Tuesday, July 8, 2014

Summer To-Do List

Summer is the time to enjoy the beach, pool, the family's yard, vacation and gardening.
Planted containers compliment the pool's shape and surrounding architecture

 Harvesting vegetables from the garden, cutting flowers to be displayed on the patio table, and flavoring a grilled dinner with herbs plucked from just outside the kitchen are terrific rewards for all the time spent planting and tending the garden. Here are a few tips to keep plants growing through the rest of summer.

Now is the time to mow lawns high and let the grass clippings lie.
Lawns are an important part of our landscape

 The heat will decompose the clippings fast, adding nutrients to the lawn. Longer grass shades the roots, keeping the sun from drying them out too fast. And, best of all, the longer blades inhibit weed growth. We recommend a 3" mowing height for most lawns in our area.
If weeds, especially crabgrass, are a problem, apply Crab-E-Rad now. Read label directions carefully for best results.
Wait until fall to feed the lawn. Most of our lawns contain cool-season grasses which may be dormant now, but will green up with autumn's cooler temperatures.

Flower beds benefit from a light application of slow release fertilizer. Organic gardeners can use Flower-Tone or Dr. Earth's Rose and Flower food. I might use Osmocote in my flower beds. It is a timed release fertilizer that lasts for up to 4 months. Osmocote is great for plants in containers too, though we recommend using a water-soluble food also to keep plants healthy and blooming.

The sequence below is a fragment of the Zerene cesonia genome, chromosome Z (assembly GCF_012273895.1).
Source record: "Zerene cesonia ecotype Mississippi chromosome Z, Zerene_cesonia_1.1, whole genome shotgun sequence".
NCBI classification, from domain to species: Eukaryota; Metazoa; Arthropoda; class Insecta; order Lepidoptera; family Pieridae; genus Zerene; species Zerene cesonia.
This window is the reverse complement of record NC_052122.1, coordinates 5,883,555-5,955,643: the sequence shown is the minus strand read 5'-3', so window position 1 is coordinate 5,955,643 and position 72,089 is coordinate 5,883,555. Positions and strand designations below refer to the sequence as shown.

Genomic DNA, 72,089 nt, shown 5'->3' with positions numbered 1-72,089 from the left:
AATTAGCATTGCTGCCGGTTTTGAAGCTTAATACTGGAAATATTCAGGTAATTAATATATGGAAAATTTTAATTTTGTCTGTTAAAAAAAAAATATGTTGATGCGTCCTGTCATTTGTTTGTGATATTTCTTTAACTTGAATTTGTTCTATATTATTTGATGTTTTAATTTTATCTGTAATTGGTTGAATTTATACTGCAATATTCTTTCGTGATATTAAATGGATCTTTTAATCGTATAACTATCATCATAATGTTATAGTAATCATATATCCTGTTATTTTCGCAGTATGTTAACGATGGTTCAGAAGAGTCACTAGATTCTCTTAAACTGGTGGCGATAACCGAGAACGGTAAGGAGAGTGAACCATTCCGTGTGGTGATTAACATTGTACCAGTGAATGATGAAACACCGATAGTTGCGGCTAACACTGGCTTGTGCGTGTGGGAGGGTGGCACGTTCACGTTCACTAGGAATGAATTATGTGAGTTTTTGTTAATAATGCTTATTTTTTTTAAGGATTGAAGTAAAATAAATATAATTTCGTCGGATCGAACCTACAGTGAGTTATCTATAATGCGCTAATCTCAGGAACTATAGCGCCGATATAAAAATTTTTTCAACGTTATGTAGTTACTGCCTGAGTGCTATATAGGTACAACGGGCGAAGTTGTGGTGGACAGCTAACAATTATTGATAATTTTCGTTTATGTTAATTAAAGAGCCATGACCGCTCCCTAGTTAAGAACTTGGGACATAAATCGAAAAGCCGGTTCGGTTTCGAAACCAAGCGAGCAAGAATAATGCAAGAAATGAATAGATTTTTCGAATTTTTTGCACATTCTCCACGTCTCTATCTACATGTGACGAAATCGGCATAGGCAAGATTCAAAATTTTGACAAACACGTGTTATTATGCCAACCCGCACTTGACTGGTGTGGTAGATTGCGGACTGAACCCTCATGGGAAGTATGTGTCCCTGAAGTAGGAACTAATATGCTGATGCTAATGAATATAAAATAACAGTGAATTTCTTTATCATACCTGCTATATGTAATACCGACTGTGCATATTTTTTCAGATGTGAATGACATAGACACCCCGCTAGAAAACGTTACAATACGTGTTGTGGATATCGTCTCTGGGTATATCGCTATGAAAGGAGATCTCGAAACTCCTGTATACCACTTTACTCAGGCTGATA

Formal planting beds containing beautiful summer begonias

Now is a good time to cut back some annual and perennials that may have spent blooms. Pinching and deadheading old blooms encourages new growth and gives plants a fresh, new look.

Weeds aren't just ugly, they take valuable resources away from other plants. Remove them to keep the garden looking good. Use a bark mulch or compost over the soil to keep weeds out and moisture in. Maximum depth should be about 2 inches. Be careful not to pull mulch all the way up to a plant's stem for best results. Trees and shrubs benefit from an application of mulch over their roots as well. In addition to the aforementioned reasons, mulch can protect tree bark from the dreaded weedeater disease. String trimmers do a lot of damage to trees and shrubs this time of year; adding a protective border of mulch can be very useful.

Replant favorite vegetables from seed to keep the garden growing. Beans, and herbs like cilantro and dill, can be planted 2 weeks apart for a progressive harvest.
Billy's beans are harvest ready!

Basil and other herbs create a beautiful border.

 For tomatoes and peppers that continue to produce, provide a feeding of you favorite fertilizer to keep the vegetables coming. Plant cole crops, like broccoli, kale and cabbage around August 1 for fall harvest.

The water garden has tasks that should be completed to keep the pond healthy. Plants like water lilies and marginals should be fed one last time before fall.

Gorgeous water lily flowers

 Keep the plants cleaned up and follow-up with a bacteria to keep sludge from building up on the bottom of the pond. Fish should be getting fed daily and transitioned to cool weather food by mid-September. And, for those using barley straw for algae control, now is the time for a second batch.

Monitor the garden for pests and diseases and treat as necessary. A healthy garden, properly spaced, fed and maintained, will have a natural ecosystem of beneficial insects that will keep the bad guys away.

More than anything this summer, enjoy the fruits of your labor. Gardening is a wonderful way to enjoy each season.